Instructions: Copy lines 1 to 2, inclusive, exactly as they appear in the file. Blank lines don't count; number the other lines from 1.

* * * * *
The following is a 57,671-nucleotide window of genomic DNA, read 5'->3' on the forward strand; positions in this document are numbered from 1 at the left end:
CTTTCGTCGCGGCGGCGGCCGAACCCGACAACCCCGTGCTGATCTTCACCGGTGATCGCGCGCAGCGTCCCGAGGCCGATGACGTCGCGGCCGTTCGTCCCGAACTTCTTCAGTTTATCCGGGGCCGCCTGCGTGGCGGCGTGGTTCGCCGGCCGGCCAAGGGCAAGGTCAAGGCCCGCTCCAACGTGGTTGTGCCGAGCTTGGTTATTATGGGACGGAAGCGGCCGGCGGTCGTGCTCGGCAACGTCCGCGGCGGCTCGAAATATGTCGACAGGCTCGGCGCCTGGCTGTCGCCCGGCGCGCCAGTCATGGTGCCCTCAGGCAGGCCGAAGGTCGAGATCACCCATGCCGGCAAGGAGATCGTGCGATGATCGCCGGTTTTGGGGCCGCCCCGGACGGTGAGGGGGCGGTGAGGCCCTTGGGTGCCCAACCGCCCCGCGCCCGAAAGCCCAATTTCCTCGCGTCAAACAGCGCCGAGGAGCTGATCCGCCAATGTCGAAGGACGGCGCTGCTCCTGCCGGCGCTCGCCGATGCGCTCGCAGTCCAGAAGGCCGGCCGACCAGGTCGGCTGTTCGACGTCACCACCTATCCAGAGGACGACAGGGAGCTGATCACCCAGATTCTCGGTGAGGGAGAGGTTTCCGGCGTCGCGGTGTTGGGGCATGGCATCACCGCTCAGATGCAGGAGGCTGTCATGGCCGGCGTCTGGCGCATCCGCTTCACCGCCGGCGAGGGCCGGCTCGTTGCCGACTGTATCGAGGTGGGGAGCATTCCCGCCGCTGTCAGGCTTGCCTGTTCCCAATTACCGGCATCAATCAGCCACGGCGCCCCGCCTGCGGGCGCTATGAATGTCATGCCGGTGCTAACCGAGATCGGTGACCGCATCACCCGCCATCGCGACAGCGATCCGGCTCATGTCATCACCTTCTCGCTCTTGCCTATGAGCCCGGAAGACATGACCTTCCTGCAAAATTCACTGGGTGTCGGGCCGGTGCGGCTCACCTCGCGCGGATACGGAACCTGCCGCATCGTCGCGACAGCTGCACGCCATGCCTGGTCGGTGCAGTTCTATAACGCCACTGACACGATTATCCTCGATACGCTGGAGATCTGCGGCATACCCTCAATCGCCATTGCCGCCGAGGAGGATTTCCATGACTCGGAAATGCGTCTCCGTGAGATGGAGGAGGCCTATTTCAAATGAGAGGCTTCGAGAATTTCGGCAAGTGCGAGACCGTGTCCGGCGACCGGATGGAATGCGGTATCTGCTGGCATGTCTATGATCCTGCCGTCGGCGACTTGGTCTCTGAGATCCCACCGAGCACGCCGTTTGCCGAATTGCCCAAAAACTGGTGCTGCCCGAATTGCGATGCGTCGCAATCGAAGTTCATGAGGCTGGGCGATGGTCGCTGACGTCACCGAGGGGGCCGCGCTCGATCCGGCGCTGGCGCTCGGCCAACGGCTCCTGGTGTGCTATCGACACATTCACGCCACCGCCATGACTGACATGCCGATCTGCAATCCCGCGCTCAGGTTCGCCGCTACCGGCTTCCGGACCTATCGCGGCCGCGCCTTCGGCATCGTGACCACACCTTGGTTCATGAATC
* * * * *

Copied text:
The following is a 57,671-nucleotide window of genomic DNA, read 5'->3' on the forward strand; positions in this document are numbered from 1 at the left end:
CTTTCGTCGCGGCGGCGGCCGAACCCGACAACCCCGTGCTGATCTTCACCGGTGATCGCGCGCAGCGTCCCGAGGCCGATGACGTCGCGGCCGTTCGTCCCGAACTTCTTCAGTTTATCCGGGGCCGCCTGCGTGGCGGCGTGGTTCGCCGGCCGGCCAAGGGCAAGGTCAAGGCCCGCTCCAACGTGGTTGTGCCGAGCTTGGTTATTATGGGACGGAAGCGGCCGGCGGTCGTGCTCGGCAACGTCCGCGGCGGCTCGAAATATGTCGACAGGCTCGGCGCCTGGCTGTCGCCCGGCGCGCCAGTCATGGTGCCCTCAGGCAGGCCGAAGGTCGAGATCACCCATGCCGGCAAGGAGATCGTGCGATGATCGCCGGTTTTGGGGCCGCCCCGGACGGTGAGGGGGCGGTGAGGCCCTTGGGTGCCCAACCGCCCCGCGCCCGAAAGCCCAATTTCCTCGCGTCAAACAGCGCCGAGGAGCTGATCCGCCAATGTCGAAGGACGGCGCTGCTCCTGCCGGCGCTCGCCGATGCGCTCGCAGTCCAGAAGGCCGGCCGACCAGGTCGGCTGTTCGACGTCACCACCTATCCAGAGGACGACAGGGAGCTGATCACCCAGATTCTCGGTGAGGGAGAGGTTTCCGGCGTCGCGGTGTTGGGGCATGGCATCACCGCTCAGATGCAGGAGGCTGTCATGGCCGGCGTCTGGCGCATCCGCTTCACCGCCGGCGAGGGCCGGCTCGTTGCCGACTGTATCGAGGTGGGGAGCATTCCCGCCGCTGTCAGGCTTGCCTGTTCCCAATTACCGGCATCAATCAGCCACGGCGCCCCGCCTGCGGGCGCTATGAATGTCATGCCGGTGCTAACCGAGATCGGTGACCGCATCACCCGCCATCGCGACAGCGATCCGGCTCATGTCATCACCTTCTCGCTCTTGCCTATGAGCCCGGAAGACATGACCTTCCTGCAAAATTCACTGGGTGTCGGGCCGGTGCGGCTCACCTCGCGCGGATACGGAACCTGCCGCATCGTCGCGACAGCTGCACGCCATGCCTGGTCGGTGCAGTTCTATAACGCCACTGACACGATTATCCTCGATACGCTGGAGATCTGCGGCATACCCTCAATCGCCATTGCCGCCGAGGAGGATTTCCATGACTCGGAAATGCGTCTCCGTGAGATGGAGGAGGCCTATTTCAAATGAGAGGCTTCGAGAATTTCGGCAAGTGCGAGACCGTGTCCGGCGACCGGATGGAATGCGGTATCTGCTGGCATGTCTATGATCCTGCCGTCGGCGACTTGGTCTCTGAGATCCCACCGAGCACGCCGTTTGCCGAATTGCCCAAAAACTGGTGCTGCCCGAATTGCGATGCGTCGCAATCGAAGTTCATGAGGCTGGGCGATGGTCGCTGACGTCACCGAGGGGGCCGCGCTCGATCCGGCGCTGGCGCTCGGCCAACGGCTCCTGGTGTGCTATCGACACATTCACGCCACCGCCATGACTGACATGCCGATCTGCAATCCCGCGCTCAGGTTCGCCGCTACCGGCTTCCGGACCTATCGCGGCCGCGCCTTCGGCATCGTGACCACACCTTGGTTCATGAATC